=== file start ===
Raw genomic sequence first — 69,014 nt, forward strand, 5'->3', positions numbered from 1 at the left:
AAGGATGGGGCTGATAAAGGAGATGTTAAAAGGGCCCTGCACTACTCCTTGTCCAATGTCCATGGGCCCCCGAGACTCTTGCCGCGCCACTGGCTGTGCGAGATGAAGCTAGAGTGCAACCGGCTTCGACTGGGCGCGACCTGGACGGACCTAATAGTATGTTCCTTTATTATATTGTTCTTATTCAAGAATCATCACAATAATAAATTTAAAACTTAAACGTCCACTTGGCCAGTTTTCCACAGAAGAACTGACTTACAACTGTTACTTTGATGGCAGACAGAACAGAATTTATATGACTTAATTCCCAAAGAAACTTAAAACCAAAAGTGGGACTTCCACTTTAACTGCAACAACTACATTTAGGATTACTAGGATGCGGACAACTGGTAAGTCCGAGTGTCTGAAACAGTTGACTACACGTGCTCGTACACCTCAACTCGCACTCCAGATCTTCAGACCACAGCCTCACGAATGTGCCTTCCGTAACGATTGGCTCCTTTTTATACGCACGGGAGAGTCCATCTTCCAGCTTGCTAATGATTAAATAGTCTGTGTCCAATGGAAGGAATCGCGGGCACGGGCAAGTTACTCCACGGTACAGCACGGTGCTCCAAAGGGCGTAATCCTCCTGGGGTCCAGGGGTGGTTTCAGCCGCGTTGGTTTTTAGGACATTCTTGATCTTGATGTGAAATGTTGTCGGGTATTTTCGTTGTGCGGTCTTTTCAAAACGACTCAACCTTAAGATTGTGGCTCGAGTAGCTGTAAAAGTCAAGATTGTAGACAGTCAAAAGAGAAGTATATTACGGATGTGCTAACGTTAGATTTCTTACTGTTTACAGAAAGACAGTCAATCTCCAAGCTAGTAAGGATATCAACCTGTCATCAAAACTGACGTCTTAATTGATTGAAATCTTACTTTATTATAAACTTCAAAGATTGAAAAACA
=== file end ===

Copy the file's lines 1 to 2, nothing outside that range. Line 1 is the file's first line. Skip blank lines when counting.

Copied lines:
Raw genomic sequence first — 69,014 nt, forward strand, 5'->3', positions numbered from 1 at the left:
AAGGATGGGGCTGATAAAGGAGATGTTAAAAGGGCCCTGCACTACTCCTTGTCCAATGTCCATGGGCCCCCGAGACTCTTGCCGCGCCACTGGCTGTGCGAGATGAAGCTAGAGTGCAACCGGCTTCGACTGGGCGCGACCTGGACGGACCTAATAGTATGTTCCTTTATTATATTGTTCTTATTCAAGAATCATCACAATAATAAATTTAAAACTTAAACGTCCACTTGGCCAGTTTTCCACAGAAGAACTGACTTACAACTGTTACTTTGATGGCAGACAGAACAGAATTTATATGACTTAATTCCCAAAGAAACTTAAAACCAAAAGTGGGACTTCCACTTTAACTGCAACAACTACATTTAGGATTACTAGGATGCGGACAACTGGTAAGTCCGAGTGTCTGAAACAGTTGACTACACGTGCTCGTACACCTCAACTCGCACTCCAGATCTTCAGACCACAGCCTCACGAATGTGCCTTCCGTAACGATTGGCTCCTTTTTATACGCACGGGAGAGTCCATCTTCCAGCTTGCTAATGATTAAATAGTCTGTGTCCAATGGAAGGAATCGCGGGCACGGGCAAGTTACTCCACGGTACAGCACGGTGCTCCAAAGGGCGTAATCCTCCTGGGGTCCAGGGGTGGTTTCAGCCGCGTTGGTTTTTAGGACATTCTTGATCTTGATGTGAAATGTTGTCGGGTATTTTCGTTGTGCGGTCTTTTCAAAACGACTCAACCTTAAGATTGTGGCTCGAGTAGCTGTAAAAGTCAAGATTGTAGACAGTCAAAAGAGAAGTATATTACGGATGTGCTAACGTTAGATTTCTTACTGTTTACAGAAAGACAGTCAATCTCCAAGCTAGTAAGGATATCAACCTGTCATCAAAACTGACGTCTTAATTGATTGAAATCTTACTTTATTATAAACTTCAAAGATTGAAAAACA